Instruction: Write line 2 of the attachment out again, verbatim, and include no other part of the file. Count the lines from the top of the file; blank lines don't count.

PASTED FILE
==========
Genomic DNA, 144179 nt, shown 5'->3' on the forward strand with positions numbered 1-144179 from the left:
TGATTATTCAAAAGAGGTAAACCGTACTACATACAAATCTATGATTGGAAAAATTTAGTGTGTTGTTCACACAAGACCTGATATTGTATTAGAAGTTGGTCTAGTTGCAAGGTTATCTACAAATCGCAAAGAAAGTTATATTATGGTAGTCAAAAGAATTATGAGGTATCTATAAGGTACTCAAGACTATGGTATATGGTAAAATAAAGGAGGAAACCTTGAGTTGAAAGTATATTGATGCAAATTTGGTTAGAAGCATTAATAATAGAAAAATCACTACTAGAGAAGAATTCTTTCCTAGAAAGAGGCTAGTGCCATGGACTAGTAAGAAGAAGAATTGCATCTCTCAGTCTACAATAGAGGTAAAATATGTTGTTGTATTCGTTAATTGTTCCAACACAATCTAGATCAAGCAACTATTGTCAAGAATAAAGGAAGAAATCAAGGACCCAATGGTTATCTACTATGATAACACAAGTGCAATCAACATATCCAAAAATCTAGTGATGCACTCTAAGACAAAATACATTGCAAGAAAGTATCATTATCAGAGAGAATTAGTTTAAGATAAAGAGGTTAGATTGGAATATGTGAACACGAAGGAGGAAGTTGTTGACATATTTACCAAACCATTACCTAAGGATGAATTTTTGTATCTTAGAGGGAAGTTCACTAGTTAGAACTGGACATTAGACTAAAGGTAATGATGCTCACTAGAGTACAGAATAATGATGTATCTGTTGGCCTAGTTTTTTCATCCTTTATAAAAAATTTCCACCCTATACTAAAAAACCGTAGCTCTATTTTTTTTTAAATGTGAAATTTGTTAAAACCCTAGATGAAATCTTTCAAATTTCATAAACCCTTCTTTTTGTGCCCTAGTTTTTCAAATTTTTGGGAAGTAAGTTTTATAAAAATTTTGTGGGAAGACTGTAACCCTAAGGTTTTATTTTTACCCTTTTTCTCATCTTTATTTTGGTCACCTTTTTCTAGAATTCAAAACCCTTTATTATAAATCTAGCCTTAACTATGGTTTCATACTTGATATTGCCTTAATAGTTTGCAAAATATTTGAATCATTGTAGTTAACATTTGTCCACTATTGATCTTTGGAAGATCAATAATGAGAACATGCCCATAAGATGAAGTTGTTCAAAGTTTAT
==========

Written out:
TGATTATTCAAAAGAGGTAAACCGTACTACATACAAATCTATGATTGGAAAAATTTAGTGTGTTGTTCACACAAGACCTGATATTGTATTAGAAGTTGGTCTAGTTGCAAGGTTATCTACAAATCGCAAAGAAAGTTATATTATGGTAGTCAAAAGAATTATGAGGTATCTATAAGGTACTCAAGACTATGGTATATGGTAAAATAAAGGAGGAAACCTTGAGTTGAAAGTATATTGATGCAAATTTGGTTAGAAGCATTAATAATAGAAAAATCACTACTAGAGAAGAATTCTTTCCTAGAAAGAGGCTAGTGCCATGGACTAGTAAGAAGAAGAATTGCATCTCTCAGTCTACAATAGAGGTAAAATATGTTGTTGTATTCGTTAATTGTTCCAACACAATCTAGATCAAGCAACTATTGTCAAGAATAAAGGAAGAAATCAAGGACCCAATGGTTATCTACTATGATAACACAAGTGCAATCAACATATCCAAAAATCTAGTGATGCACTCTAAGACAAAATACATTGCAAGAAAGTATCATTATCAGAGAGAATTAGTTTAAGATAAAGAGGTTAGATTGGAATATGTGAACACGAAGGAGGAAGTTGTTGACATATTTACCAAACCATTACCTAAGGATGAATTTTTGTATCTTAGAGGGAAGTTCACTAGTTAGAACTGGACATTAGACTAAAGGTAATGATGCTCACTAGAGTACAGAATAATGATGTATCTGTTGGCCTAGTTTTTTCATCCTTTATAAAAAATTTCCACCCTATACTAAAAAACCGTAGCTCTATTTTTTTTTAAATGTGAAATTTGTTAAAACCCTAGATGAAATCTTTCAAATTTCATAAACCCTTCTTTTTGTGCCCTAGTTTTTCAAATTTTTGGGAAGTAAGTTTTATAAAAATTTTGTGGGAAGACTGTAACCCTAAGGTTTTATTTTTACCCTTTTTCTCATCTTTATTTTGGTCACCTTTTTCTAGAATTCAAAACCCTTTATTATAAATCTAGCCTTAACTATGGTTTCATACTTGATATTGCCTTAATAGTTTGCAAAATATTTGAATCATTGTAGTTAACATTTGTCCACTATTGATCTTTGGAAGATCAATAATGAGAACATGCCCATAAGATGAAGTTGTTCAAAGTTTAT